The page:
Ahmad Shuja: Afghanistan’s journalists betrayed

NSA’s mass surveillance may unfairly implicate the country’€™s courageous reporters for communicating with insurgents

Afghanistan’s journalists, whose professional risks already include kidnapping, insurgent attacks and violent reprisals from Afghan officials’ bodyguards, face a brand new peril: snooping by the U.S. National Security Agency.

On May 23, WikiLeaks revealed that Afghanistan was the previously unnamed country where the NSA conducted mass phone surveillance. The surveillance in Afghanistan goes far beyond the NSA’s controversial metadata collection program in the United States. According to WikiLeaks, since 2013 the NSA has been recording and storing almost all phone calls – including those made by Afghan journalists – in the country and to other countries. Earlier documents released by online news website the Intercept showed that the NSA has been recording all phone calls in the Bahamas as well as gathering all phone call metadata in Mexico, Kenya and the Philippines.

While specific, targeted surveillance may be warranted for national security reasons, collecting the phone calls of an entire nation cannot be justified. The bulk surveillance invades the privacy of millions of Afghans who are not suspected of any wrongdoing. And it chills the work of journalists who use phone calls to gather information for their stories.

Jill Filipovic: Global justice for rape survivors demands extraordinary efforts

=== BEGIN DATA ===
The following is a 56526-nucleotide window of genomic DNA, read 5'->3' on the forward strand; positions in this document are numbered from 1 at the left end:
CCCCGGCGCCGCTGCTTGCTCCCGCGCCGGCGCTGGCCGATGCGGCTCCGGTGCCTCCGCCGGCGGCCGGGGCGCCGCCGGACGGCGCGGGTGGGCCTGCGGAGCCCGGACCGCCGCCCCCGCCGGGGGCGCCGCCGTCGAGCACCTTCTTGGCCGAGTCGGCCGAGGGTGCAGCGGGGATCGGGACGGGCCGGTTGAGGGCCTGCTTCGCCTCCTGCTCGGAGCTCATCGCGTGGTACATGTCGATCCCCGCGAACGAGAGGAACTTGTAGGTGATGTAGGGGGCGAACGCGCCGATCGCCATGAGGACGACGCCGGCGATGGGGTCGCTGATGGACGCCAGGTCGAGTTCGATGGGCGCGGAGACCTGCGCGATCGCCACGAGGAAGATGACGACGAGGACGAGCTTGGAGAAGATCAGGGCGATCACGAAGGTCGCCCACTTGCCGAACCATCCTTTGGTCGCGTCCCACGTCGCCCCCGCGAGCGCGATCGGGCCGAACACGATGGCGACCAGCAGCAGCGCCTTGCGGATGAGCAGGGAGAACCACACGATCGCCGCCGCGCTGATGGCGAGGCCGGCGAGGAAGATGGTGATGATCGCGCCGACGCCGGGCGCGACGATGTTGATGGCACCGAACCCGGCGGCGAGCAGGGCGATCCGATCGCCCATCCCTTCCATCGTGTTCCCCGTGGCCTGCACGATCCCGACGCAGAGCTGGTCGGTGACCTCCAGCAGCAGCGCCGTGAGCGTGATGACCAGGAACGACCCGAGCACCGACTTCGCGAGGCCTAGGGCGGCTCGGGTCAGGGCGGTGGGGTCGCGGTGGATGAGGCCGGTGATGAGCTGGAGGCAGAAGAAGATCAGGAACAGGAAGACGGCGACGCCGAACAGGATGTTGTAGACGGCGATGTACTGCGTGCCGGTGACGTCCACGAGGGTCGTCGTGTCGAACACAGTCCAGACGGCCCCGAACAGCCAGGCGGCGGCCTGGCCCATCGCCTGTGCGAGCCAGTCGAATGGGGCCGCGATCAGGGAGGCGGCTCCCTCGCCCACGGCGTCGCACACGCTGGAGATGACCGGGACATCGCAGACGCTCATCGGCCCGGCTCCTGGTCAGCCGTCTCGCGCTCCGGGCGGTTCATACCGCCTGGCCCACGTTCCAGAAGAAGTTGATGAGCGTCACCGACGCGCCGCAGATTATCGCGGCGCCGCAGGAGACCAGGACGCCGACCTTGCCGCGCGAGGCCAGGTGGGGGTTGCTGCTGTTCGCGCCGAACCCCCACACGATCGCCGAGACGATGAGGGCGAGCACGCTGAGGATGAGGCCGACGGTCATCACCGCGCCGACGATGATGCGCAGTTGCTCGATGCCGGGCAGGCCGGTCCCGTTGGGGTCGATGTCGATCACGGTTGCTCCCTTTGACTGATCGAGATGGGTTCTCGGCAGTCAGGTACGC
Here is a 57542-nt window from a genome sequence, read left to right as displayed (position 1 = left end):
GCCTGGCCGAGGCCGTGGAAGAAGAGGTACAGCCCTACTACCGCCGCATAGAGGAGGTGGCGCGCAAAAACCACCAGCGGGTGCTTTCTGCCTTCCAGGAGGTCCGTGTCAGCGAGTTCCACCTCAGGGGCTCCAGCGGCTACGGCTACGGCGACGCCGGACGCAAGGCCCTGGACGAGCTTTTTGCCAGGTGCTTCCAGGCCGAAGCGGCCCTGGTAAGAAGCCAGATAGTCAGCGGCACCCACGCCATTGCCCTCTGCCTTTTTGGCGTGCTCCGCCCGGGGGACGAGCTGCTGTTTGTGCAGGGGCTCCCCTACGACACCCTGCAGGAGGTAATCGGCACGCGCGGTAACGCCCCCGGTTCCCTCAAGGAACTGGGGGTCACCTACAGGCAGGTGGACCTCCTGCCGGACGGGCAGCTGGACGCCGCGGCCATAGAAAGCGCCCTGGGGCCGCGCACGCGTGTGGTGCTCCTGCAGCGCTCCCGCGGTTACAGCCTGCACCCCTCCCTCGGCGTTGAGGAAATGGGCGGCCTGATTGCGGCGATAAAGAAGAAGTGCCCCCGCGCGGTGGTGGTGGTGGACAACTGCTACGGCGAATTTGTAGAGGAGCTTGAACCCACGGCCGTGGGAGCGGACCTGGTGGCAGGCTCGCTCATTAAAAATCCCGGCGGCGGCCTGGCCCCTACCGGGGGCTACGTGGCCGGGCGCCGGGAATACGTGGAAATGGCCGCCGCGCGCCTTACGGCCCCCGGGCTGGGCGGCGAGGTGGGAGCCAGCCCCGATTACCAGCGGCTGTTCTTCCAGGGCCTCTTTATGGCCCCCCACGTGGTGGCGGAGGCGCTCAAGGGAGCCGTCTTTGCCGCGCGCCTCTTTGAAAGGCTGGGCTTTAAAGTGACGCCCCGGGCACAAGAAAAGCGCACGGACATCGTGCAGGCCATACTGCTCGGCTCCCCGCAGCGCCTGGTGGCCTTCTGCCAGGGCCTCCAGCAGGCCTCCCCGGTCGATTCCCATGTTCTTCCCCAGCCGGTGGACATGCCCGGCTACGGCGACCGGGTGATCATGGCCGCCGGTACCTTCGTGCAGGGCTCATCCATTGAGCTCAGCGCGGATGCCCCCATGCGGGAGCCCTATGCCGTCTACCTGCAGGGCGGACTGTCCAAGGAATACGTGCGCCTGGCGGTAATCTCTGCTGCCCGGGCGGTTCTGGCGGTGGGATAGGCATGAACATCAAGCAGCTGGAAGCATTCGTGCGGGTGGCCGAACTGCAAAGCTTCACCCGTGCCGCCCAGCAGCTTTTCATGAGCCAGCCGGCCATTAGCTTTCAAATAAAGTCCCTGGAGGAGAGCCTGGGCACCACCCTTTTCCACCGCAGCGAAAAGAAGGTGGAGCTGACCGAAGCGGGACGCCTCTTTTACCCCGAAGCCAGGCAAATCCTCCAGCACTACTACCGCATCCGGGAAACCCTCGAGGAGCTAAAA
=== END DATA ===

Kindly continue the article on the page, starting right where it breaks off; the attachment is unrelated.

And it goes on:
In places where legal systems routinely fail, alternatives outside law needed

In the city of Bukavu in the Democratic Republic of Congo, a woman I’ll call Camille (all the Congolese women in this story have asked to use pseudonyms) told the story of her rape. Soldiers affiliated with Paul Salada, a militia leader, kidnapped her when she was 16. Held for months, she was raped repeatedly, some days by as many as 10 men. She became pregnant from the rapes and eventually chased out of the camp. Camille gave birth and is raising her child alone.

Two decades of war, millions of deaths and displacements, endemic poverty and perpetually weak governance mean the many Congolese women who are raped every day – one estimate from 2011 put the number at 48 women raped every hour – rarely see their attackers prosecuted. Too often, the victims are ostracized and left to recover with few medical, legal or psychological resources.

But legal systems don’t fail sexual assault survivors just in the DRC. Even nations with entrenched and functional criminal justice systems regularly drop the ball when it comes to violence against women. To be sure, if we are to get serious about helping survivors, we need to strengthen their legal rights. But we should also be looking outside the justice system to help facilitate healing in the many instances where justice is a dream or a farce.